Dec. 3 (UPI) -- North Korean hackers are believed to be behind hoax intranet sites bearing the name of Hyundai Motor Group, the largest South Korean car manufacturer, according to a local press report.
Donga Ilbo reported Thursday hackers created spoof websites that were near identical to the websites of Hyundai Steel, Hyundai Engineering and Construction and the car group.
Kia Motors and Hyundai Motor Co., which operate under the conglomerate, were not targeted. Cybersecurity experts say North Koreans likely created the sites to steal information from Hyundai employees, according to the report.
The spoof sites, which employees described as "very similar" to the company networks, vanished Thursday afternoon. Analysts say the sites were created earlier in the week with URLs similar to the those of the company. It is likely hackers created the site with the aim of phishing or email spoofing victims.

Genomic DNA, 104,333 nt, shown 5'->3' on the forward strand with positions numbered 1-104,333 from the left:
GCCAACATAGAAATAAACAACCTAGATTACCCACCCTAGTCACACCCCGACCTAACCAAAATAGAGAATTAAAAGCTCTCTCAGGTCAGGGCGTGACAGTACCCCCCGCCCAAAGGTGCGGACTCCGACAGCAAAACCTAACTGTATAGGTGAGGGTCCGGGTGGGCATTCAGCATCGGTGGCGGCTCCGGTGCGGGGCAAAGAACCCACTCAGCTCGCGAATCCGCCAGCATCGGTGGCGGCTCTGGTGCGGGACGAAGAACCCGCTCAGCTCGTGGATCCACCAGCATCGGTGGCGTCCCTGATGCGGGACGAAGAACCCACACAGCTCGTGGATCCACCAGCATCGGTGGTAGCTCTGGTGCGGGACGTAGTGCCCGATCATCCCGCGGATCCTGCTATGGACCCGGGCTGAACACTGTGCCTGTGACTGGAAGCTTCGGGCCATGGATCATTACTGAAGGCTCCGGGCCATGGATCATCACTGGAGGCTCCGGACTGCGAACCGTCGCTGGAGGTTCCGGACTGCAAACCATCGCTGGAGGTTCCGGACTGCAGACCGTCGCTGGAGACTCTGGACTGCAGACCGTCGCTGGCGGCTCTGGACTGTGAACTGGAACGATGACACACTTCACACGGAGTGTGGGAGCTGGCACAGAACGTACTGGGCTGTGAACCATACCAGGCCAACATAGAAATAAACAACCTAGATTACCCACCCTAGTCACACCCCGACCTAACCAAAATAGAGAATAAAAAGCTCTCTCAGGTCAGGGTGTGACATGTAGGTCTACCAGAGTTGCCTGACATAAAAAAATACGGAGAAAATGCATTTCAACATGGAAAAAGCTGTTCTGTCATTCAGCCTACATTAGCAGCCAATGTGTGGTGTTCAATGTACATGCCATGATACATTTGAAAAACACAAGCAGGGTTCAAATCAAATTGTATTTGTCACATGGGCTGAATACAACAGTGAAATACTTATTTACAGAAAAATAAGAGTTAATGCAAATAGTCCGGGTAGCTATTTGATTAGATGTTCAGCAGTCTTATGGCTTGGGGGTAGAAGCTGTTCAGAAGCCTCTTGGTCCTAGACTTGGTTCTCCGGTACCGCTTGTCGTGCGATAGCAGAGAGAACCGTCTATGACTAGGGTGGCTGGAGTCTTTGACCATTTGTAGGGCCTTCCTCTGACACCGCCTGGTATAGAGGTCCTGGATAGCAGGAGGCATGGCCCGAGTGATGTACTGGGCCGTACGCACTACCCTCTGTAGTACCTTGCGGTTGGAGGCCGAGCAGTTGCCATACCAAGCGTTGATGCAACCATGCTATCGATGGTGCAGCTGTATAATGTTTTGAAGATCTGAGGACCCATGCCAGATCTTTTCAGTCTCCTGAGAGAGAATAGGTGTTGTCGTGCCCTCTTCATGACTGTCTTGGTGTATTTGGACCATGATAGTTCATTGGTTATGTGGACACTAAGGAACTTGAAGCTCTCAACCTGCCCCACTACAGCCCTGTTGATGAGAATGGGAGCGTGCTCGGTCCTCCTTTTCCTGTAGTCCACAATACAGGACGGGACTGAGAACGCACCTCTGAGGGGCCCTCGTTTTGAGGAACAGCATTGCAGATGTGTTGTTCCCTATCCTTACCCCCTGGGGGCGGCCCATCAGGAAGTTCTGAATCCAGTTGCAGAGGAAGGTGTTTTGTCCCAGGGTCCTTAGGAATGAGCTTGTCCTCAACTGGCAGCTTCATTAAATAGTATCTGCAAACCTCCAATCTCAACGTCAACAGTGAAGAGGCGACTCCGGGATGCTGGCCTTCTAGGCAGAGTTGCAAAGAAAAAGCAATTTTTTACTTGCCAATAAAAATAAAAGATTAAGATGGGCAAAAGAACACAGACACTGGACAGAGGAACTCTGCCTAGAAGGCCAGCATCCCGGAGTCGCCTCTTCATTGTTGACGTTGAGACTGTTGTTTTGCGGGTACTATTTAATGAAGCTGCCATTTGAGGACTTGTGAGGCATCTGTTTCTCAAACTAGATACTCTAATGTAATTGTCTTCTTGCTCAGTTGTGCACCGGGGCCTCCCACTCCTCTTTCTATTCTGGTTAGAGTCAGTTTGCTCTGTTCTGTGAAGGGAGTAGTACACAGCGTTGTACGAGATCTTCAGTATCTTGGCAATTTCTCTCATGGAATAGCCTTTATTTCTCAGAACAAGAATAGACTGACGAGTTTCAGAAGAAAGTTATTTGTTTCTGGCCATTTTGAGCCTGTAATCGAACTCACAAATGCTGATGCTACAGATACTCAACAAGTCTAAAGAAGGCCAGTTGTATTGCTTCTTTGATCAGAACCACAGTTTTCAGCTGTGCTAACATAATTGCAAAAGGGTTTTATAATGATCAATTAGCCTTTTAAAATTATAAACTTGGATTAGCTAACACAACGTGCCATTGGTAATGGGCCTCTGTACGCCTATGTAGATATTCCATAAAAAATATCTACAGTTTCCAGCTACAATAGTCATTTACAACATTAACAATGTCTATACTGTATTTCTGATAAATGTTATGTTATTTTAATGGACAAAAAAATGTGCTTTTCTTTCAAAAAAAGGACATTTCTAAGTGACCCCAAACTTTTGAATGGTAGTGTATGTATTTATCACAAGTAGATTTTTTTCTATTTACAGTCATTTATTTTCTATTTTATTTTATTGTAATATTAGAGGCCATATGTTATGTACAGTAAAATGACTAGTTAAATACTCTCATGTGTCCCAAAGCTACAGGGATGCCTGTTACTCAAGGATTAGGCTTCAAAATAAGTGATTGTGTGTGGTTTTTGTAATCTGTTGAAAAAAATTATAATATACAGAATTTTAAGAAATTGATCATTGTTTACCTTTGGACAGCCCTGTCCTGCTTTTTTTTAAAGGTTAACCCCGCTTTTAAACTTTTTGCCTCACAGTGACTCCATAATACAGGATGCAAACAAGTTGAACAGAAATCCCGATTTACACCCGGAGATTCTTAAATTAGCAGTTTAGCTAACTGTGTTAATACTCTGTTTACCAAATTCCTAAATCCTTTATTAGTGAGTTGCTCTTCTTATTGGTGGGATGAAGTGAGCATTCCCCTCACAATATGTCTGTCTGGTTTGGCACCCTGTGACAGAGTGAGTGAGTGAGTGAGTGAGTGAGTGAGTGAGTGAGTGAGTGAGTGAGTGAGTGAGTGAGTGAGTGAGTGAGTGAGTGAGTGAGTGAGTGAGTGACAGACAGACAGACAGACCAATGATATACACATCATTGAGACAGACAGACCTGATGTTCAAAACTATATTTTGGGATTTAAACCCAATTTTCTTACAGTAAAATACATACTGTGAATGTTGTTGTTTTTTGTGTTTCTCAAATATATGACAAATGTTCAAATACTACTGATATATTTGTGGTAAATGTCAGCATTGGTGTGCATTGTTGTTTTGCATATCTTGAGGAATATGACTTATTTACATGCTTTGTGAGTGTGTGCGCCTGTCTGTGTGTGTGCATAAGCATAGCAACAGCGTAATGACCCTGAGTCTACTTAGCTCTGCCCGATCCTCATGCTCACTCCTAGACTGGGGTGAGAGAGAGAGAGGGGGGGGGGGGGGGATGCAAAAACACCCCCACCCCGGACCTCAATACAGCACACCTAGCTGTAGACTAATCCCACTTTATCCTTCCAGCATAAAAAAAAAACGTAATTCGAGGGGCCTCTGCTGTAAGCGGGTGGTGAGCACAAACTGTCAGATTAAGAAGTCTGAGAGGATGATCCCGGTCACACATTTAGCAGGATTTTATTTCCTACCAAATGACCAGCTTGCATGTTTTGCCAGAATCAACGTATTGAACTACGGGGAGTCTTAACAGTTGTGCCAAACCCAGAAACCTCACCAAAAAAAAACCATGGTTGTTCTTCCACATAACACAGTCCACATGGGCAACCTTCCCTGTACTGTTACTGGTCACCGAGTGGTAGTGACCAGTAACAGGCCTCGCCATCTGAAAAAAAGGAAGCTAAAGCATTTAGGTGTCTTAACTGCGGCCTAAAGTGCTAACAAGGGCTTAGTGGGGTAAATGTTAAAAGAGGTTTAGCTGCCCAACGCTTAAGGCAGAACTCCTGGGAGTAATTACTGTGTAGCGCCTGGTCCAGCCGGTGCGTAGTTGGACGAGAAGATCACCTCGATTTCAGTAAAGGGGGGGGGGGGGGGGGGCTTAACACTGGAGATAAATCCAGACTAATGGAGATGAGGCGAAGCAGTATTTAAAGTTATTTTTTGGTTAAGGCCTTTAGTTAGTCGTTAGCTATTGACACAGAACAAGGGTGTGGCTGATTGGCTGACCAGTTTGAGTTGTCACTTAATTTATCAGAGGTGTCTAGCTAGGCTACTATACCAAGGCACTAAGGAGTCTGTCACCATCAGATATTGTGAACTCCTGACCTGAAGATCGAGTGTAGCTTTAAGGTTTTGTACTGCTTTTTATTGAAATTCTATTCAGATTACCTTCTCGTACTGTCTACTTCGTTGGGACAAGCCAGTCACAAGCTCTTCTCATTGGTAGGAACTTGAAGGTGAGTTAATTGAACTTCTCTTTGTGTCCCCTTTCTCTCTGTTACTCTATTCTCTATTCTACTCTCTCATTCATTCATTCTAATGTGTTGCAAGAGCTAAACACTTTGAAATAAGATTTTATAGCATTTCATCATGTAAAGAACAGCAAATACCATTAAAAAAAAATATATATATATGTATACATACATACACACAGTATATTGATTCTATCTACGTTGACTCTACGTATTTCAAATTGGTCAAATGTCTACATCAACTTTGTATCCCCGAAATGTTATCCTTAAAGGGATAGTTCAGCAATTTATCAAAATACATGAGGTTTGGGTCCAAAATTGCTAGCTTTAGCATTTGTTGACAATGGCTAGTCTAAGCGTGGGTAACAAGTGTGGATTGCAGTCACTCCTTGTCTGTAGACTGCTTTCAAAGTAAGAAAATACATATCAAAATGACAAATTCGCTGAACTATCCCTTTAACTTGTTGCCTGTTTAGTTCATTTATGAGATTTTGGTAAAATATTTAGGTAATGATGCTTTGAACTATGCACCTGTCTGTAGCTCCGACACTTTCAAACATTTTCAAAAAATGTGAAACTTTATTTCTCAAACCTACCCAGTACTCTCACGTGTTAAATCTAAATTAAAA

Any ID or password entered on the fake online site would have been transmitted to hackers, potentially given them access to the company intranet and enabling them to snatch corporate secrets.
Hyundai Motor Group said Thursday no damage occurred.
A South Korean computer security expert said evidence exists that the cybercriminals who built the spoof Hyundai sites used the same servers accessed by North Korean hackers believed to be responsible for targeting pharmaceutical companies.
North Korean hackers may have attacked at least six pharmaceutical companies in the United States, Britain and South Korea, all working on COVID-19 treatments, The Wall Street Journal reported Wednesday.
Johnson & Johnson and Novavax Inc. in the United States and Genexine Inc., Shin Poong Pharmaceutical Co. and Celltrion Inc. in South Korea have been breached. Johnson & Johnson and Novavax Inc. are working on experimental vaccines.
Chun Soo-hong, senior regional director of FireEye Korea, a cybersecurity provider, told the Donga hackers have also attempted to steal information about South Korean semiconductors. Cybercriminals sometimes hack logistics handlers to uncover information about semiconductor deliveries, Chun said.
"To minimize damage, there is no other option than to continue training employees to delete suspicious emails and texts without opening them," Chun said.